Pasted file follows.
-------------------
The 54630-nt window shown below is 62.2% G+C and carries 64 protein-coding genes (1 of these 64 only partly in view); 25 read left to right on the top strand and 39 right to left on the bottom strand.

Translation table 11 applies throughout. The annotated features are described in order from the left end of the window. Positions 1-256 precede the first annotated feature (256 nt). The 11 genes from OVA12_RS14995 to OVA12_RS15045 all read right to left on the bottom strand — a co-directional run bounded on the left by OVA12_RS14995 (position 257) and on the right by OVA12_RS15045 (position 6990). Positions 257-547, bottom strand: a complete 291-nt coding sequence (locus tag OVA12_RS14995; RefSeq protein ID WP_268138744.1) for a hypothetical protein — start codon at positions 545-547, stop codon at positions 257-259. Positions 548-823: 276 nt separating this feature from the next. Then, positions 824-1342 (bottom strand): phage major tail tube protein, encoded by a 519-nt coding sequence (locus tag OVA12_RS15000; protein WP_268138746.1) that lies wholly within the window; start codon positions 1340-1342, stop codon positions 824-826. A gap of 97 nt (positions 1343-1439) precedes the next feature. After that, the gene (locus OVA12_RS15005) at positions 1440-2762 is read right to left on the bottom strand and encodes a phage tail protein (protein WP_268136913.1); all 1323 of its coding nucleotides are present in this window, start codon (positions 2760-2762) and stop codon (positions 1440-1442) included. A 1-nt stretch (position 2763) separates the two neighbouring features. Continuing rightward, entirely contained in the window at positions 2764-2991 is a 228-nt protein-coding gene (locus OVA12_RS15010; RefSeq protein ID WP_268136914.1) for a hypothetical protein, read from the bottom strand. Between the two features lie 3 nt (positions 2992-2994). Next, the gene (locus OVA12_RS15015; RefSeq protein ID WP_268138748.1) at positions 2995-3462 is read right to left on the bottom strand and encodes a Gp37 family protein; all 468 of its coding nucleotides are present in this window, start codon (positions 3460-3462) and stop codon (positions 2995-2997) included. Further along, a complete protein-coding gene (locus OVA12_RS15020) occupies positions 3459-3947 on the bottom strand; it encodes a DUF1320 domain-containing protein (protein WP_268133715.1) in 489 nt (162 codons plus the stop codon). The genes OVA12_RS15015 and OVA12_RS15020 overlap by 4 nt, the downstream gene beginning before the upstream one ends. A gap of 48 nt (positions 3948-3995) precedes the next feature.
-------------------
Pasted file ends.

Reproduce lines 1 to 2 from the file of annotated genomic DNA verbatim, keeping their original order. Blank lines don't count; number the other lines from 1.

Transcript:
The 54630-nt window shown below is 62.2% G+C and carries 64 protein-coding genes (1 of these 64 only partly in view); 25 read left to right on the top strand and 39 right to left on the bottom strand.

Translation table 11 applies throughout. The annotated features are described in order from the left end of the window. Positions 1-256 precede the first annotated feature (256 nt). The 11 genes from OVA12_RS14995 to OVA12_RS15045 all read right to left on the bottom strand — a co-directional run bounded on the left by OVA12_RS14995 (position 257) and on the right by OVA12_RS15045 (position 6990). Positions 257-547, bottom strand: a complete 291-nt coding sequence (locus tag OVA12_RS14995; RefSeq protein ID WP_268138744.1) for a hypothetical protein — start codon at positions 545-547, stop codon at positions 257-259. Positions 548-823: 276 nt separating this feature from the next. Then, positions 824-1342 (bottom strand): phage major tail tube protein, encoded by a 519-nt coding sequence (locus tag OVA12_RS15000; protein WP_268138746.1) that lies wholly within the window; start codon positions 1340-1342, stop codon positions 824-826. A gap of 97 nt (positions 1343-1439) precedes the next feature. After that, the gene (locus OVA12_RS15005) at positions 1440-2762 is read right to left on the bottom strand and encodes a phage tail protein (protein WP_268136913.1); all 1323 of its coding nucleotides are present in this window, start codon (positions 2760-2762) and stop codon (positions 1440-1442) included. A 1-nt stretch (position 2763) separates the two neighbouring features. Continuing rightward, entirely contained in the window at positions 2764-2991 is a 228-nt protein-coding gene (locus OVA12_RS15010; RefSeq protein ID WP_268136914.1) for a hypothetical protein, read from the bottom strand. Between the two features lie 3 nt (positions 2992-2994). Next, the gene (locus OVA12_RS15015; RefSeq protein ID WP_268138748.1) at positions 2995-3462 is read right to left on the bottom strand and encodes a Gp37 family protein; all 468 of its coding nucleotides are present in this window, start codon (positions 3460-3462) and stop codon (positions 2995-2997) included. Further along, a complete protein-coding gene (locus OVA12_RS15020) occupies positions 3459-3947 on the bottom strand; it encodes a DUF1320 domain-containing protein (protein WP_268133715.1) in 489 nt (162 codons plus the stop codon). The genes OVA12_RS15015 and OVA12_RS15020 overlap by 4 nt, the downstream gene beginning before the upstream one ends. A gap of 48 nt (positions 3948-3995) precedes the next feature.